All throughout my life I have been hearing sermons, it seems, one after another, about finding your calling in life and serving God. It is said that we serve God through serving others. Of course, the question brought up in the sermon is how and whom do we serve.
We are particularly called to serve the “least of these”: the hungry, thirsty, homeless, naked, sick, and imprisoned. Everyone needs to be loved, but these are the people that need to be served. But how do we serve? That is where one’s unique calling comes in. A couple years ago I was still lost in terms of a direction in life, and I firmly believe that God called me to the arts for one reason or another. For the time being though, I feel that it should be to serve with my art.
Honestly I often forget about why I initially went into the arts. I seem to have this divine guidance turning me in the correct direction, which at the time seems perfectly clear, but then my own ambitions and pride start to lead me in a direction of my own. From time to time I remember why I am here at George Fox: to develop my skills as an artist, that is to serve God with my art.
As I mentioned, I often forget this aspect of why I create, so as I am saying this I can’t help but feel slightly hypocritical. I try to make my art economically accessible, and I like giving my work to friends and family. However, I have not yet served the people I am, that we are all, called to serve. Even this project is not really doing what I think I ought to be doing. Yes, it is a kind gesture to people who will hopefully really appreciate it, but I do not think this is the fulfillment of what I need be doing.
The Church I go to here in Newberg, Hillside Fellowship, has a house, Hillside Inn, meant to provide people in a time of transition with a place to rest, heal, and grow. I am not sure why, but I felt the need put art in the Inn. So I talked to our very own Catherine Ng about the idea and she thought it was seemed like a good idea. So a month or so later, I finally met with Catherine to get a tour of “the Inn.” I quickly realized the space was not as aesthetically neglected as I had the impression of it being. Meanwhile, in anticipation, I had been talking to some George Fox alumni, current students, and professors about the possibility of loaning art to the space. I was going to set up this six month cycle which new art would be put in every six months or so. It was going to be a sort of collaboration of artists to hopefully create a more beautiful space. But like I said, the space didn’t really need it. I was slightly disappointed. However, they did mention their inadequate set of mugs…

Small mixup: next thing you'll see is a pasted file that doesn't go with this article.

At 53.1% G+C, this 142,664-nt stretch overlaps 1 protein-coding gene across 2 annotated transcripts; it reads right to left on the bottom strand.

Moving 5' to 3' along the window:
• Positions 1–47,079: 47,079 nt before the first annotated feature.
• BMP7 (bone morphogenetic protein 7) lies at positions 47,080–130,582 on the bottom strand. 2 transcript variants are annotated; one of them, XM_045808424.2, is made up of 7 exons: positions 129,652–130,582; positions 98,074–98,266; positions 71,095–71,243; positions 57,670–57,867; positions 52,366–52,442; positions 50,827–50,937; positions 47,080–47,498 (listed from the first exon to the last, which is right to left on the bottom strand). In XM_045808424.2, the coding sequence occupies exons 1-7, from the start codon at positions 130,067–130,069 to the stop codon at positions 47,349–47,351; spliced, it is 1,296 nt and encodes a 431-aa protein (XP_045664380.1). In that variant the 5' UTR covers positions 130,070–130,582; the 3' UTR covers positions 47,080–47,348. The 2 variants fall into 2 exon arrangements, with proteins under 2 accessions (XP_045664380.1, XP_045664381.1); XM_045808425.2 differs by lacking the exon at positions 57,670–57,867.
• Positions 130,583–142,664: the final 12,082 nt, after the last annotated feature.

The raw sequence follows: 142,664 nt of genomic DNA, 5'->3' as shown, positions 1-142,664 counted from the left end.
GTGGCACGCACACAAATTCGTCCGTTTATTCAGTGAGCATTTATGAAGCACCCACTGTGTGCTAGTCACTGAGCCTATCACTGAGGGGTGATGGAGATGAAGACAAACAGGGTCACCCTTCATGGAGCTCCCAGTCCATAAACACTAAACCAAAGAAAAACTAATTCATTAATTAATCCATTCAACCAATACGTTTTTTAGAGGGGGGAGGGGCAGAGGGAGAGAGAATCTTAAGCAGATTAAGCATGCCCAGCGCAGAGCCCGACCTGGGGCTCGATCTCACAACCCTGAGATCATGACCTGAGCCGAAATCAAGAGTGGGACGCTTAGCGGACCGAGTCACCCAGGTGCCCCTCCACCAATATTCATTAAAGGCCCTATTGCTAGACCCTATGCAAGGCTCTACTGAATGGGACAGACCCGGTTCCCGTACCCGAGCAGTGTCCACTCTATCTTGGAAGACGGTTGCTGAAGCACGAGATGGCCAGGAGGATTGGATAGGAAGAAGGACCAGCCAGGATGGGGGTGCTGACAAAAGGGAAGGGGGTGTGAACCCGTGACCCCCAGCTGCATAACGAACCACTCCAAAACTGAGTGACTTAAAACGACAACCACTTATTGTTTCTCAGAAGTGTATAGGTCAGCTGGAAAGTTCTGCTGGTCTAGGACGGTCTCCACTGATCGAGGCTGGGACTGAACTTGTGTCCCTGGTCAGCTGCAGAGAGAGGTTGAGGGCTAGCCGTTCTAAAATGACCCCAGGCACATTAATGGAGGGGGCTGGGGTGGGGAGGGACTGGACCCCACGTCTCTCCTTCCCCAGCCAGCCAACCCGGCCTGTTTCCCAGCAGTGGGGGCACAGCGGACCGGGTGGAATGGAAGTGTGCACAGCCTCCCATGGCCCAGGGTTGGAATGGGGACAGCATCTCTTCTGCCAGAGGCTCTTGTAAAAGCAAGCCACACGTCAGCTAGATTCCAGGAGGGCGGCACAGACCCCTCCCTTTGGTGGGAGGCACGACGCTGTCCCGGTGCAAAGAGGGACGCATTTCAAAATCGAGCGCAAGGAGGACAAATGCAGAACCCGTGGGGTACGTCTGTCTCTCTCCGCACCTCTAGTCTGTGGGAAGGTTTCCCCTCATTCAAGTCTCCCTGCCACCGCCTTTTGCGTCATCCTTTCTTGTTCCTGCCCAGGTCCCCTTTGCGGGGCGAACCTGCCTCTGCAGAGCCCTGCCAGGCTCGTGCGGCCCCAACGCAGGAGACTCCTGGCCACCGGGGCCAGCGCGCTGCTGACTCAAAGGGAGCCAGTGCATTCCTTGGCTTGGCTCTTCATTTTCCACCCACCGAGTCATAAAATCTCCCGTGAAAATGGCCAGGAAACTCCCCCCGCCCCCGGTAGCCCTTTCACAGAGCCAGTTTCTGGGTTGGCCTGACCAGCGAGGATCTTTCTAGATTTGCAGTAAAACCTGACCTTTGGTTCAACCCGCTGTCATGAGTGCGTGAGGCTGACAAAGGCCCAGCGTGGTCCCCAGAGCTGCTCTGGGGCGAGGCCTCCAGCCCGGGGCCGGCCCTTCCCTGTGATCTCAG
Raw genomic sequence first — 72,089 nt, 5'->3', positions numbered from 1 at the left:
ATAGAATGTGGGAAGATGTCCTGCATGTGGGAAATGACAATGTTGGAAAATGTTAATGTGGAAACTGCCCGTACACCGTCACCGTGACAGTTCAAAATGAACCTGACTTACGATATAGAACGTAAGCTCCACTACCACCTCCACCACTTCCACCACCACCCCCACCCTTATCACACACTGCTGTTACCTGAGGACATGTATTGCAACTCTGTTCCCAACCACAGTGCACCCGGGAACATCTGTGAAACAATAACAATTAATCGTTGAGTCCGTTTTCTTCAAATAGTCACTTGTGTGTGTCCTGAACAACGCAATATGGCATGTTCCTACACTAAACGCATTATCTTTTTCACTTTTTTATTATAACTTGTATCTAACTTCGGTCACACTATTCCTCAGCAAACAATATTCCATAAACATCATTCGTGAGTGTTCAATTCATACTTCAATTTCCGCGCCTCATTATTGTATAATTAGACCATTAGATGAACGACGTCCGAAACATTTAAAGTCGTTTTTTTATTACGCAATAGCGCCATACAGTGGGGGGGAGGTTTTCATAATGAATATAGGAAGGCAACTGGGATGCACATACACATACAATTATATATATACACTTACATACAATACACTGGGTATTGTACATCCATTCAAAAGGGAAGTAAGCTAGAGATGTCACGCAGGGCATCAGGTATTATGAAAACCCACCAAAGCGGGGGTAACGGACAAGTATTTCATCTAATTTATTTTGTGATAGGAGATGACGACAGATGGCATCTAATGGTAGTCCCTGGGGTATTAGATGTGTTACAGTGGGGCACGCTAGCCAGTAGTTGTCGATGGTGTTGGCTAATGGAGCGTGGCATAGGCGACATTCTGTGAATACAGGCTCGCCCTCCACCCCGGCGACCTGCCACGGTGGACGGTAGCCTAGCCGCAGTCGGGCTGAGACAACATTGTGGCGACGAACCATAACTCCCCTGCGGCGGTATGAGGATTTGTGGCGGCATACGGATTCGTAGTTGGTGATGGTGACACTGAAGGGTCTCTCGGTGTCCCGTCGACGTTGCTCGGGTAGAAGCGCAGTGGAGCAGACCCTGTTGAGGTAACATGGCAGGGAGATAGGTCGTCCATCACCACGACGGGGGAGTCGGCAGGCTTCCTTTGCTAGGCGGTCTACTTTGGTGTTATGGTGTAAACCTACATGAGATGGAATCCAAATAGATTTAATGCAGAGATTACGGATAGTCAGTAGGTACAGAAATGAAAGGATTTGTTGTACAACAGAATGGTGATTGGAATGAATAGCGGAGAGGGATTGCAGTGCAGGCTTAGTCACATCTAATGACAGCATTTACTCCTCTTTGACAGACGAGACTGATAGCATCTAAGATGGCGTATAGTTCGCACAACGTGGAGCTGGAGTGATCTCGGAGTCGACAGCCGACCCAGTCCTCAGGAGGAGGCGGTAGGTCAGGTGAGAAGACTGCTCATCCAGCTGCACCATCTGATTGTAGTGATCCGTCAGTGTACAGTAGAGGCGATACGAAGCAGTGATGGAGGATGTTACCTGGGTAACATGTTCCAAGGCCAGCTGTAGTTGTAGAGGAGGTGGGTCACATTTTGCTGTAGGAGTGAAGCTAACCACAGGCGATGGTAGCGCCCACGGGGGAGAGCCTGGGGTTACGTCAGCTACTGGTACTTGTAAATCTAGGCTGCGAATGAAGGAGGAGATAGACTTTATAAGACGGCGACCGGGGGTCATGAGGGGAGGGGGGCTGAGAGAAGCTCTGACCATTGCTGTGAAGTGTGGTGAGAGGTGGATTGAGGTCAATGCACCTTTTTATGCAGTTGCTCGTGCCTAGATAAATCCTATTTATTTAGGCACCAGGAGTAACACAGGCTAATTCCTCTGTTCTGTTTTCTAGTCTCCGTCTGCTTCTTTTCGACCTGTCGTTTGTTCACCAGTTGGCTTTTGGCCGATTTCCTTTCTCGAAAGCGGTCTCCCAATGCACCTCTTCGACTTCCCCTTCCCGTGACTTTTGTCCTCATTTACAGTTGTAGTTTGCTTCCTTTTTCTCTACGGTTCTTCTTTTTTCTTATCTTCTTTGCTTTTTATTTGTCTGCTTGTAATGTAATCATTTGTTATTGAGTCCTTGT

So I set out to make everyone in the Inn his or her own unique mug. Catherine and I talked that maybe the mugs could be a sort of Christmas gift to the people staying in the Inn. She also mentioned to me that this could work for my service project, because it was very similar to the project of Rachel Rudeen (she was actually a recipient of one of Rachel’s mugs). Naturally, this became my final project.
This is a video of me throwing some of the mugs for the project. While making the video I did not realize my leg was in the way, but I added a fun little filter that seemed to compliment and enhance the poorly executed video.
This project had a surprising amount of problems and worries associated with it. Some of my worries were questions like what kind of mug do I make them? Do I want them to all be the same? All different? Different but with “Hillside” written on them? I’m very much a believer that a mug in someway reflects a person’s character, so I decided to make them all different. This also forced me to make mugs that I would not normally make. At the same time though, reflecting on Grace and Necessity, this made me feel like I was sacrificing some of my artistic integrity in order to make work that hopefully someone would like and use. Lets be honest, most people are turned off by the idea of using a highly textured asymmetrical mug with a wavy rim. I also struggled with the idea about who was being glorified in this project. This could mean a few things, but I particularly didn’t want the project to become about the artist. Art tends to become much more about the person making it than it is about the work itself.
I am not quite sure about how this project will end, for the residents living at the Inn have not received the mugs yet. I actually want to distance myself from the actual giving of the mugs. In the larger picture though, I feel like this project has made me start to think about why I am studying art here at Fox. I am an artist because that is how I am to serve the Kingdom of God.